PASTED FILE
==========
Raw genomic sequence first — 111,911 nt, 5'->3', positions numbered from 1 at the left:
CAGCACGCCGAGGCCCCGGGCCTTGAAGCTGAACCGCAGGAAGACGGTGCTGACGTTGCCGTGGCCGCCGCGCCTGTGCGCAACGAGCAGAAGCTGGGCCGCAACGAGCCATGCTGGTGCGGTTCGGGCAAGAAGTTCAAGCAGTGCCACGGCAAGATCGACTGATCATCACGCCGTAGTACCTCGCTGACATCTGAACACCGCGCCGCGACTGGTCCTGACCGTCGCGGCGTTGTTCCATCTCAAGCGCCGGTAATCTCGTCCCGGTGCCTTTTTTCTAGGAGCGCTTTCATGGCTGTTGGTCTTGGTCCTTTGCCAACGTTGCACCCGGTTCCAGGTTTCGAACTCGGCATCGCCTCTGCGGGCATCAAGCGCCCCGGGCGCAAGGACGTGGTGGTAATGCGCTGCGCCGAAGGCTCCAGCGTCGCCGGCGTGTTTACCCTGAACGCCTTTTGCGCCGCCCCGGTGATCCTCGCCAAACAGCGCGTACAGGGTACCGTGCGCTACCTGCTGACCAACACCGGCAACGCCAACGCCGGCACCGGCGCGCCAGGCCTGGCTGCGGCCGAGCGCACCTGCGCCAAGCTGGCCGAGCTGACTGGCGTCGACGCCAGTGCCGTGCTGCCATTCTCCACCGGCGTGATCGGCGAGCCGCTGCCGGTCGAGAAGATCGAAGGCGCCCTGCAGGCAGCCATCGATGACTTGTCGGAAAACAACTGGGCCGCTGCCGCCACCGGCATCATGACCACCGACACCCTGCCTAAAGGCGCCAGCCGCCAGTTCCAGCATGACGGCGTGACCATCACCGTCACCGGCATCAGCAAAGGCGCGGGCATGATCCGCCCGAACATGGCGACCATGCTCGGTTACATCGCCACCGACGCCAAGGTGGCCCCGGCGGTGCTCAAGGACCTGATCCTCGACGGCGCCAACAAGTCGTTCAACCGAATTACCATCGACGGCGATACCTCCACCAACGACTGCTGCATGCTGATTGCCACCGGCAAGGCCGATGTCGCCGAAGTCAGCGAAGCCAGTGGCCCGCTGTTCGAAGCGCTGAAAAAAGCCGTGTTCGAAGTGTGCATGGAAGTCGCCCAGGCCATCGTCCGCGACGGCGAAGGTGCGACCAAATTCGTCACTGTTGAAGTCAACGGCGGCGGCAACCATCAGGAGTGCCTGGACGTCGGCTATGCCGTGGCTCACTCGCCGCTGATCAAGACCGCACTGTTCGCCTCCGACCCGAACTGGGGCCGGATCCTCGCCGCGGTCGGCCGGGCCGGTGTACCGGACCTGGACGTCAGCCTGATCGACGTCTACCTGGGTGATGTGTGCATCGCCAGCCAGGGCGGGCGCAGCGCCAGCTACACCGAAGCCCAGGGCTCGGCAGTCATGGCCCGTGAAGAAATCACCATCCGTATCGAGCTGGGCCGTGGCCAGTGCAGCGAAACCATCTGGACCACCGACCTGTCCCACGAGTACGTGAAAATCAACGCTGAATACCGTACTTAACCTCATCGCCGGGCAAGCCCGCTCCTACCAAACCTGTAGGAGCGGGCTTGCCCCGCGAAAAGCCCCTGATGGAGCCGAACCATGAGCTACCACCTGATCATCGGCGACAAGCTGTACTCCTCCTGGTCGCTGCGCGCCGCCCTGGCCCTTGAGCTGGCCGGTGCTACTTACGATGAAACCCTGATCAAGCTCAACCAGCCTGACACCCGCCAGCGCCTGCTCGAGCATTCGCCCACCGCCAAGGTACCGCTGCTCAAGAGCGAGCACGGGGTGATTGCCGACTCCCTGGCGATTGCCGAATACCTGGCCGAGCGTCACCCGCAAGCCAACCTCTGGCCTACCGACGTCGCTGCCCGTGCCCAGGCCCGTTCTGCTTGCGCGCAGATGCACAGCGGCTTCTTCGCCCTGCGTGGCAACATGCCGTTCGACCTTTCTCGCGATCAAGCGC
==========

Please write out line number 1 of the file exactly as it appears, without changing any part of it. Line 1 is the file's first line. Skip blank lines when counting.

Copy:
Raw genomic sequence first — 111,911 nt, 5'->3', positions numbered from 1 at the left: